Health impact of high fat, sugar and salt

Health impact of high fat, sugar and salt (HFSS) foods
Purpose: Short review of key published research as part of a set of three evidence reviews
of HFSS foods to inform the development of marketing of food and drink. This paper
summaries current evidence on the link between consumption of HFSS foods and increased
risk and incidence of certain diseases such as type 2 diabetes, cardiovascular disease,
certain cancers as well as contributing to high levels of obesity both for children and adults.
What are healthy levels of consumption?
Food Standards Agency (FSA) guidelines state adults should eat no more than 6g of salt a
day – that's around one full teaspoon. Children 10 years and under should eat less (1).
The FSA recommendations for fat and sugars at population level (5yrs and over) are1:
 Saturated fat – no more than 11% of food energy
 Trans fat: no more than 2% of food energy
 Total fat: no more than 35% of food energy
 NMES (added sugars) – no more than 11% of food energy
What are the current levels of consumption?
The UK National Diet and Nutrition Survey (NDNS) reports that on average the population
consumes too much saturated fat, non-milk extrinsic sugar (added sugars) (2). The key
findings from 2008/09 – 2010/11 state:
 Mean intakes of saturated fat exceeded the recommended level in all age groups. For
example, mean saturated fat intake for adults aged 19 to 64 years was 12.7% food
 Mean intakes of trans fat provided 0.7% of food energy for children and adults aged 1964 years and 0.8% for adults aged 65 years and over, thereby not exceeding the
guidance threshold level2.
 Mean intakes of NMES exceeded the recommended level for all age groups, most
notably for children aged 11-18 years where mean intakes provided 15.3% food energy.
The NDNS reports that while on average the UK population consumes about the right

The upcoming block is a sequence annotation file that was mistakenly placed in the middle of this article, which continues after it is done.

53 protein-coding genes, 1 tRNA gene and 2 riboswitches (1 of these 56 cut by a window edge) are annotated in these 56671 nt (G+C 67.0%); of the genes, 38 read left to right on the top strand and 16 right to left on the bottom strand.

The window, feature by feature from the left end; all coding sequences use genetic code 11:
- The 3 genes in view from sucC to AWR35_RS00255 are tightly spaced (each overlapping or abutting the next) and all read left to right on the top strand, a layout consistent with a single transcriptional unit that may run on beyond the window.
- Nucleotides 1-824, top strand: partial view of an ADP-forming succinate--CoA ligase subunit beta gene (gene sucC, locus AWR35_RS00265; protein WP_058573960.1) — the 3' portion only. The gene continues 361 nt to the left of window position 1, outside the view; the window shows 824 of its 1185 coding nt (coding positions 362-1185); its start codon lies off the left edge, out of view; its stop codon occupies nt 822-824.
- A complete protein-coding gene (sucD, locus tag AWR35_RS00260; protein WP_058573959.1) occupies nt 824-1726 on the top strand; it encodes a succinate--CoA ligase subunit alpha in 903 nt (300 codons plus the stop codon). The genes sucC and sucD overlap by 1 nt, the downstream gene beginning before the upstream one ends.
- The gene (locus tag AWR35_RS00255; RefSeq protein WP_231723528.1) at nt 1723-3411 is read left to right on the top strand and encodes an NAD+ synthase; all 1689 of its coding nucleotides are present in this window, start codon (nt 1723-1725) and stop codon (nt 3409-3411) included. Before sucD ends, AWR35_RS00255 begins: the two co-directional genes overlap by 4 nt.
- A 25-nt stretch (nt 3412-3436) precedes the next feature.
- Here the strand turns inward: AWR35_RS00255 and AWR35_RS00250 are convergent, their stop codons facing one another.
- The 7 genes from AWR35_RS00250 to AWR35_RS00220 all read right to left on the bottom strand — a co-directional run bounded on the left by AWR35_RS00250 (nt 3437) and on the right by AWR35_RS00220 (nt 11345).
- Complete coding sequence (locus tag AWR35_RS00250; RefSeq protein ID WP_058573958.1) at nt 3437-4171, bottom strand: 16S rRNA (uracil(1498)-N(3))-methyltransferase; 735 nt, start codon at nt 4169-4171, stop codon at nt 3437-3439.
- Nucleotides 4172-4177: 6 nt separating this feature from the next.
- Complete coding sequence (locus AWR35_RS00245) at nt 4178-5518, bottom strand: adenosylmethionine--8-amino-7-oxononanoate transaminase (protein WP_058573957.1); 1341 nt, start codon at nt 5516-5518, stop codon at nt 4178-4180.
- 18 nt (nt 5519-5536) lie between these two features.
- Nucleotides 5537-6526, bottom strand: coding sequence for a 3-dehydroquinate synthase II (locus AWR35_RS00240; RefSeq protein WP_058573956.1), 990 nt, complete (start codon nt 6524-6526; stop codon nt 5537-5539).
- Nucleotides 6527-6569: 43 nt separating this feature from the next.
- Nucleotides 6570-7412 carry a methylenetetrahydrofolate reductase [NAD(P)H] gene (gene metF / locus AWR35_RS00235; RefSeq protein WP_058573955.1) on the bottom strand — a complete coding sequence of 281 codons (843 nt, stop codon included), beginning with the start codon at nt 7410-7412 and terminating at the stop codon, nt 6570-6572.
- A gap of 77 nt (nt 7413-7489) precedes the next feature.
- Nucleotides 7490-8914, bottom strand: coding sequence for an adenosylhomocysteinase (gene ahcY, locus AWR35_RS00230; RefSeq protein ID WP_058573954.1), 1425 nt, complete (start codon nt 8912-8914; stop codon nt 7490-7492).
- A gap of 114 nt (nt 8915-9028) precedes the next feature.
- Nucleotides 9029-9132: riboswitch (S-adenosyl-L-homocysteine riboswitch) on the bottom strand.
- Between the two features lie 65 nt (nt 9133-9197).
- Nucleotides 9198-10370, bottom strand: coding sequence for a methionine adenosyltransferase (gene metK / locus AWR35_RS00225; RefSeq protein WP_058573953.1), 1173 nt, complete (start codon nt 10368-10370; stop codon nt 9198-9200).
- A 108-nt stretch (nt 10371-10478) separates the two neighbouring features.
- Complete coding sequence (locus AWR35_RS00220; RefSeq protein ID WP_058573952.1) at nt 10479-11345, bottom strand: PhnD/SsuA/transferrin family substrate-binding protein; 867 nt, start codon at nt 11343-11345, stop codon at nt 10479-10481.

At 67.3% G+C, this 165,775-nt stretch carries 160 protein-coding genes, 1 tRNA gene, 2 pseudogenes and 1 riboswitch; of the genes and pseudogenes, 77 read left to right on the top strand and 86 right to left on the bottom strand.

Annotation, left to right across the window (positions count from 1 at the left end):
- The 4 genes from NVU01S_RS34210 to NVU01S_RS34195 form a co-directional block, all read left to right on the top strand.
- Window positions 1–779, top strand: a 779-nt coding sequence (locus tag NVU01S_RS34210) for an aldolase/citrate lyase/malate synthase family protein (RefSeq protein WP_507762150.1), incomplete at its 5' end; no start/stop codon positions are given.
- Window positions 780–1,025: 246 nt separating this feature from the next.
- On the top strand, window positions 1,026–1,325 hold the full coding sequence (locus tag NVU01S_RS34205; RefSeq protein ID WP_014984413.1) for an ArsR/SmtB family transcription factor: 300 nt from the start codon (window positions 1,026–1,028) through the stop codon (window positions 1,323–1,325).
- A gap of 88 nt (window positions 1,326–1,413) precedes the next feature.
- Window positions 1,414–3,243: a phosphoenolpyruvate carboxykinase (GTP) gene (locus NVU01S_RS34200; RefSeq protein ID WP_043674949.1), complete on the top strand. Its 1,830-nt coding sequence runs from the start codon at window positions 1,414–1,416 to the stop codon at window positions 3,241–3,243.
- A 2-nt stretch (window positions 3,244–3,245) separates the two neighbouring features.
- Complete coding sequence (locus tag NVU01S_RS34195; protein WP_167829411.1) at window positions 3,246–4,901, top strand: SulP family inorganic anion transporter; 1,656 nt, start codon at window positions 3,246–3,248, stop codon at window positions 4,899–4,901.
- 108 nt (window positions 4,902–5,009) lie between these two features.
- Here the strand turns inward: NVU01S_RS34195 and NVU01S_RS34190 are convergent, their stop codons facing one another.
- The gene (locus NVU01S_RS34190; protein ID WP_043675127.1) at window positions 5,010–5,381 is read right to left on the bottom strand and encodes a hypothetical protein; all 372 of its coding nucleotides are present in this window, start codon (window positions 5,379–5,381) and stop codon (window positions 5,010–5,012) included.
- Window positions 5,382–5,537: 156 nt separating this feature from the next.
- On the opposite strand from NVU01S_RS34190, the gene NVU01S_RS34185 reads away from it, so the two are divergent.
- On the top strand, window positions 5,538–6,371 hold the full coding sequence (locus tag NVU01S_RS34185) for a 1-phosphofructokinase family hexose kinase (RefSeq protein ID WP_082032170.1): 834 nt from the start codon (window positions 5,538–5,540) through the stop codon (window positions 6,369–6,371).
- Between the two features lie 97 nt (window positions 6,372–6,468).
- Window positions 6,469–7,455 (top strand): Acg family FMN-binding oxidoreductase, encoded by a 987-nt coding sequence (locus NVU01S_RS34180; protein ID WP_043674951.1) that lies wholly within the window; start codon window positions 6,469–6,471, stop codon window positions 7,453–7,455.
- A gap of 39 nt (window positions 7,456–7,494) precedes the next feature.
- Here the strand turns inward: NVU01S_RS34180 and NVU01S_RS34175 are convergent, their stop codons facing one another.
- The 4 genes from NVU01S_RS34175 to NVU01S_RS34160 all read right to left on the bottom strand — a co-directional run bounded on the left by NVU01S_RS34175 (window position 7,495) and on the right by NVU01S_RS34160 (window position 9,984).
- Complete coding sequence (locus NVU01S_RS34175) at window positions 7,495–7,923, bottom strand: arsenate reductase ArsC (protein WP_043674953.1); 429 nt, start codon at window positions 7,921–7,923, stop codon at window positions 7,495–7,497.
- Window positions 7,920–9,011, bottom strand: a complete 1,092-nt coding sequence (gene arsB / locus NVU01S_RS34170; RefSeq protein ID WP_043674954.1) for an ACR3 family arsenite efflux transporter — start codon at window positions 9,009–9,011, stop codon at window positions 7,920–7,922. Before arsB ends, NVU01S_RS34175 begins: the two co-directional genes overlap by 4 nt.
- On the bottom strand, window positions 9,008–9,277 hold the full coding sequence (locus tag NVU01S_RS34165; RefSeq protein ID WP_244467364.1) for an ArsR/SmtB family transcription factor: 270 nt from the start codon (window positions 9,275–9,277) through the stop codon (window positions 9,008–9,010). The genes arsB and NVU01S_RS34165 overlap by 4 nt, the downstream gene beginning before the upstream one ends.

amount of total fat (not more that 35% of food energy intake), the highest consumers of fat
are eating close to 50% of their energy as fat, far higher than recommended amounts (1).
Currently, most people consume too much salt. In the Scotland the mean salt intake was 8.8
g/day, with a mean of 10.0 g/day among men and 7.8 g/day among women. Overall, 75% of
the population had a daily intake higher than the recommended 6g/day (89% of men, 72% of
Saturated fat is found in butter and lard, pies, cakes and biscuits, fatty cuts of meat, sausages and
bacon, and cheese and cream. Trans fats can be formed when oil goes through a process called
hydrogenation, which makes the oil more solid. This type of fat, known as hydrogenated fat, can be
used for frying or as an ingredient in processed foods. Industrially-produced trans fatty acids (IPTFAs)
constitute a significant health hazard and there for consumption levels should be regarded as
guidance threshold levels for adverse health risk.
( )
Although the population mean consumption of trans fat is under the threshold level, there are groups
within the population who are consuming more (for instance, those who regularly eat fried fast-food)
and these people may be already more likely to be at risk of cardiovascular disease. A recent NICE
review highlighted the need to consider removal of trans fats in the UK.
women), compared with 85% of men and 65% of women exceeding the 6g/day of salt target
in 2006 (3).
The Diet and Nutrition Survey of Infants and Young Children (DNSIYC) Scotland reports
mean daily intakes of salt were only 79% of the Reference Nutrient Intake (RNI) for children
aged 4 to 6 months, but increased to 203% for children aged 12 to 18 months. This equates
to an intake of 2.5g salt per day for children aged 12 to 18 months, exceeding the population
goal for this age group of no more than 2g salt per day(4)3.
The Survey of Diet Among Children in Scotland 2012 reported that children exceeded the
recommended level for NMES (no more than 11% of food energy). For children aged 316yrs reported that between 2006 and 2010, mean NMES intake decreased from 17.4% to
15.6% food energy. The largest decrease occurred in 12-17 year olds (19.1% to 16.6% food
energy) although this is still above the recommended level and is higher in Scotland than in
the rest of the UK (15.3% for this age group). The survey also reported main contributors to
NMES intake were non-diet soft drinks (16%), confectionery (13%), biscuits, cakes &
pastries (12%), yoghurt & fromage frais (7%) and fruit juice (6%) (5).
The Survey of Diet Among Children in Scotland 2012 also reported mean total fat intake of
32.7% food energy was below the UK recommended population average of 35% food
energy, and was similar to the mean intake of 32.9% in 2006. Mean saturated fat intake of
13.2% food energy however was above the recommended level of 11% food energy in all
age and sex groups, and was similar to the mean intake of 13.8% in 2006 (5).
What are the health impacts of overconsumption?